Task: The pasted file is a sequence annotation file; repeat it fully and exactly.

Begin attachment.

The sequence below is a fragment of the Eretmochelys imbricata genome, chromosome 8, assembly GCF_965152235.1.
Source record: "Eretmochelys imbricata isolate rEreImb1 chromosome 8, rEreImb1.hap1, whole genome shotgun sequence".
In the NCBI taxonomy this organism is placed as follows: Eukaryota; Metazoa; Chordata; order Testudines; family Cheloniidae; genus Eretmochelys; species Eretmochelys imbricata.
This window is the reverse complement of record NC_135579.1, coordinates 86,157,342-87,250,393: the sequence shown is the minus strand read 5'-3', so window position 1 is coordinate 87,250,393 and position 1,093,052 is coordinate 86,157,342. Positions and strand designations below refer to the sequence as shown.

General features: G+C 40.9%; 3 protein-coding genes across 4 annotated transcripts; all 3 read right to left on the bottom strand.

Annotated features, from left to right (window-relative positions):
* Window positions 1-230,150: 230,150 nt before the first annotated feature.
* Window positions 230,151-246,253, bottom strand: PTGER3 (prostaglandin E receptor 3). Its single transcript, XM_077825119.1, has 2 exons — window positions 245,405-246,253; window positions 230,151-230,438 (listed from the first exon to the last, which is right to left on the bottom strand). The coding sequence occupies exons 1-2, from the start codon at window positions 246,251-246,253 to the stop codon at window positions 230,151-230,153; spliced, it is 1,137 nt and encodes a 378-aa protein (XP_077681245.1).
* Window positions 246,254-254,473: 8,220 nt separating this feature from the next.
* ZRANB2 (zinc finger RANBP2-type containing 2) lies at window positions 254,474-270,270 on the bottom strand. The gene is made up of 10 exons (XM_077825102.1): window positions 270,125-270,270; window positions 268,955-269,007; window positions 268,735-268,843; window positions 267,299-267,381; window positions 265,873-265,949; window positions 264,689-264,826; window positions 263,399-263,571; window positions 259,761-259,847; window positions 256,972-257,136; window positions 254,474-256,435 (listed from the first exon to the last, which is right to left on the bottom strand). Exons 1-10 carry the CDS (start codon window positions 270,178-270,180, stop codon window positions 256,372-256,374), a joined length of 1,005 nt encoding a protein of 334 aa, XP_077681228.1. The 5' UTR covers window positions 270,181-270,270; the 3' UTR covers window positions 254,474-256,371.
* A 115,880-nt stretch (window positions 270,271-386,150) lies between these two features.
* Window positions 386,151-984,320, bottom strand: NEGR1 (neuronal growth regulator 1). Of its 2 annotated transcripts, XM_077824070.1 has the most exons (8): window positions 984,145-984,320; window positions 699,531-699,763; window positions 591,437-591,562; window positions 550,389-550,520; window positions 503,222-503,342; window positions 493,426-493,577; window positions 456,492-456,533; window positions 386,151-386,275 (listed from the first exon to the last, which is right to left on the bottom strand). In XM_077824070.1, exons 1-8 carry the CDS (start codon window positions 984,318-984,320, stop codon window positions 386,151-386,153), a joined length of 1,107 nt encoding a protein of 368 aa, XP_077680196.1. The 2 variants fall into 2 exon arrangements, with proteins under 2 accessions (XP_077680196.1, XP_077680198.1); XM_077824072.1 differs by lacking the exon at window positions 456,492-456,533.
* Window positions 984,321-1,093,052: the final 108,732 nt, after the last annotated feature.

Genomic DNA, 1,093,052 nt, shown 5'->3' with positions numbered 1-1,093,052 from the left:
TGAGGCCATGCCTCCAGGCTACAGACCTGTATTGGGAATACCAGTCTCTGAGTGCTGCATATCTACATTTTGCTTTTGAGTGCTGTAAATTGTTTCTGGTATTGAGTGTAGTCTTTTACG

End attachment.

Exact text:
The sequence below is a fragment of the Eretmochelys imbricata genome, chromosome 8, assembly GCF_965152235.1.
Source record: "Eretmochelys imbricata isolate rEreImb1 chromosome 8, rEreImb1.hap1, whole genome shotgun sequence".
In the NCBI taxonomy this organism is placed as follows: Eukaryota; Metazoa; Chordata; order Testudines; family Cheloniidae; genus Eretmochelys; species Eretmochelys imbricata.
This window is the reverse complement of record NC_135579.1, coordinates 86,157,342-87,250,393: the sequence shown is the minus strand read 5'-3', so window position 1 is coordinate 87,250,393 and position 1,093,052 is coordinate 86,157,342. Positions and strand designations below refer to the sequence as shown.

General features: G+C 40.9%; 3 protein-coding genes across 4 annotated transcripts; all 3 read right to left on the bottom strand.

Annotated features, from left to right (window-relative positions):
* Window positions 1-230,150: 230,150 nt before the first annotated feature.
* Window positions 230,151-246,253, bottom strand: PTGER3 (prostaglandin E receptor 3). Its single transcript, XM_077825119.1, has 2 exons — window positions 245,405-246,253; window positions 230,151-230,438 (listed from the first exon to the last, which is right to left on the bottom strand). The coding sequence occupies exons 1-2, from the start codon at window positions 246,251-246,253 to the stop codon at window positions 230,151-230,153; spliced, it is 1,137 nt and encodes a 378-aa protein (XP_077681245.1).
* Window positions 246,254-254,473: 8,220 nt separating this feature from the next.
* ZRANB2 (zinc finger RANBP2-type containing 2) lies at window positions 254,474-270,270 on the bottom strand. The gene is made up of 10 exons (XM_077825102.1): window positions 270,125-270,270; window positions 268,955-269,007; window positions 268,735-268,843; window positions 267,299-267,381; window positions 265,873-265,949; window positions 264,689-264,826; window positions 263,399-263,571; window positions 259,761-259,847; window positions 256,972-257,136; window positions 254,474-256,435 (listed from the first exon to the last, which is right to left on the bottom strand). Exons 1-10 carry the CDS (start codon window positions 270,178-270,180, stop codon window positions 256,372-256,374), a joined length of 1,005 nt encoding a protein of 334 aa, XP_077681228.1. The 5' UTR covers window positions 270,181-270,270; the 3' UTR covers window positions 254,474-256,371.
* A 115,880-nt stretch (window positions 270,271-386,150) lies between these two features.
* Window positions 386,151-984,320, bottom strand: NEGR1 (neuronal growth regulator 1). Of its 2 annotated transcripts, XM_077824070.1 has the most exons (8): window positions 984,145-984,320; window positions 699,531-699,763; window positions 591,437-591,562; window positions 550,389-550,520; window positions 503,222-503,342; window positions 493,426-493,577; window positions 456,492-456,533; window positions 386,151-386,275 (listed from the first exon to the last, which is right to left on the bottom strand). In XM_077824070.1, exons 1-8 carry the CDS (start codon window positions 984,318-984,320, stop codon window positions 386,151-386,153), a joined length of 1,107 nt encoding a protein of 368 aa, XP_077680196.1. The 2 variants fall into 2 exon arrangements, with proteins under 2 accessions (XP_077680196.1, XP_077680198.1); XM_077824072.1 differs by lacking the exon at window positions 456,492-456,533.
* Window positions 984,321-1,093,052: the final 108,732 nt, after the last annotated feature.

Genomic DNA, 1,093,052 nt, shown 5'->3' with positions numbered 1-1,093,052 from the left:
TGAGGCCATGCCTCCAGGCTACAGACCTGTATTGGGAATACCAGTCTCTGAGTGCTGCATATCTACATTTTGCTTTTGAGTGCTGTAAATTGTTTCTGGTATTGAGTGTAGTCTTTTACG